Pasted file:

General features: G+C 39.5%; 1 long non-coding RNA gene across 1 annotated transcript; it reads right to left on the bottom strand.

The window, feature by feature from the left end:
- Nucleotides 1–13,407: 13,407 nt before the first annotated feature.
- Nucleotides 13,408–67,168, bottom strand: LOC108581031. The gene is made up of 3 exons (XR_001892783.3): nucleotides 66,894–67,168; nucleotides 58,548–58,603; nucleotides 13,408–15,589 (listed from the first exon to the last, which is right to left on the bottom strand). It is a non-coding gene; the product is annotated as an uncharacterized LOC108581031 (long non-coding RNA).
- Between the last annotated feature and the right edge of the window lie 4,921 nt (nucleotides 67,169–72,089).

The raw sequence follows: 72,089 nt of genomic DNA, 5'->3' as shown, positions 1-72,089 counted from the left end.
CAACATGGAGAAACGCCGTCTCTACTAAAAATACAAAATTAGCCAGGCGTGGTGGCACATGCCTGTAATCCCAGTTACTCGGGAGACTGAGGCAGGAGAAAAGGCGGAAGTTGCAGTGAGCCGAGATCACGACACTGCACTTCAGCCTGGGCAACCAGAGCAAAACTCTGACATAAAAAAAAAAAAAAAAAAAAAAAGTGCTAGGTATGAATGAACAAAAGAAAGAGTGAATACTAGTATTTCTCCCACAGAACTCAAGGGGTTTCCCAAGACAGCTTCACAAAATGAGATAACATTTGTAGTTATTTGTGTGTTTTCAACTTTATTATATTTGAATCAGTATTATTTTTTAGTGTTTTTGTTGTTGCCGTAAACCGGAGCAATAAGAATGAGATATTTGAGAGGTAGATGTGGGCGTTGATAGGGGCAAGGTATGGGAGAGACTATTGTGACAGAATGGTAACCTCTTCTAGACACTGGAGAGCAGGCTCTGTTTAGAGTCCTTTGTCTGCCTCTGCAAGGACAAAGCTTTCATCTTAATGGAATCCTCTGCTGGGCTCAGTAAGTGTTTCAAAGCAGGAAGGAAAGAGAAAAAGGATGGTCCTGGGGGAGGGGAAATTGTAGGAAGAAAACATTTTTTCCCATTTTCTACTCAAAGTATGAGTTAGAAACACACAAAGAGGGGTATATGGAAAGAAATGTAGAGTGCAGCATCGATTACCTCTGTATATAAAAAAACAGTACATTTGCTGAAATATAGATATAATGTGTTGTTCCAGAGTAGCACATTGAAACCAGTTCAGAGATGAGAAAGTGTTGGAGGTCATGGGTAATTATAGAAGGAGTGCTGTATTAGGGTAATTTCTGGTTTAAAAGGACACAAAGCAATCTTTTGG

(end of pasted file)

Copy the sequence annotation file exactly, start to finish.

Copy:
General features: G+C 39.5%; 1 long non-coding RNA gene across 1 annotated transcript; it reads right to left on the bottom strand.

The window, feature by feature from the left end:
- Nucleotides 1–13,407: 13,407 nt before the first annotated feature.
- Nucleotides 13,408–67,168, bottom strand: LOC108581031. The gene is made up of 3 exons (XR_001892783.3): nucleotides 66,894–67,168; nucleotides 58,548–58,603; nucleotides 13,408–15,589 (listed from the first exon to the last, which is right to left on the bottom strand). It is a non-coding gene; the product is annotated as an uncharacterized LOC108581031 (long non-coding RNA).
- Between the last annotated feature and the right edge of the window lie 4,921 nt (nucleotides 67,169–72,089).

The raw sequence follows: 72,089 nt of genomic DNA, 5'->3' as shown, positions 1-72,089 counted from the left end.
CAACATGGAGAAACGCCGTCTCTACTAAAAATACAAAATTAGCCAGGCGTGGTGGCACATGCCTGTAATCCCAGTTACTCGGGAGACTGAGGCAGGAGAAAAGGCGGAAGTTGCAGTGAGCCGAGATCACGACACTGCACTTCAGCCTGGGCAACCAGAGCAAAACTCTGACATAAAAAAAAAAAAAAAAAAAAAAAGTGCTAGGTATGAATGAACAAAAGAAAGAGTGAATACTAGTATTTCTCCCACAGAACTCAAGGGGTTTCCCAAGACAGCTTCACAAAATGAGATAACATTTGTAGTTATTTGTGTGTTTTCAACTTTATTATATTTGAATCAGTATTATTTTTTAGTGTTTTTGTTGTTGCCGTAAACCGGAGCAATAAGAATGAGATATTTGAGAGGTAGATGTGGGCGTTGATAGGGGCAAGGTATGGGAGAGACTATTGTGACAGAATGGTAACCTCTTCTAGACACTGGAGAGCAGGCTCTGTTTAGAGTCCTTTGTCTGCCTCTGCAAGGACAAAGCTTTCATCTTAATGGAATCCTCTGCTGGGCTCAGTAAGTGTTTCAAAGCAGGAAGGAAAGAGAAAAAGGATGGTCCTGGGGGAGGGGAAATTGTAGGAAGAAAACATTTTTTCCCATTTTCTACTCAAAGTATGAGTTAGAAACACACAAAGAGGGGTATATGGAAAGAAATGTAGAGTGCAGCATCGATTACCTCTGTATATAAAAAAACAGTACATTTGCTGAAATATAGATATAATGTGTTGTTCCAGAGTAGCACATTGAAACCAGTTCAGAGATGAGAAAGTGTTGGAGGTCATGGGTAATTATAGAAGGAGTGCTGTATTAGGGTAATTTCTGGTTTAAAAGGACACAAAGCAATCTTTTGG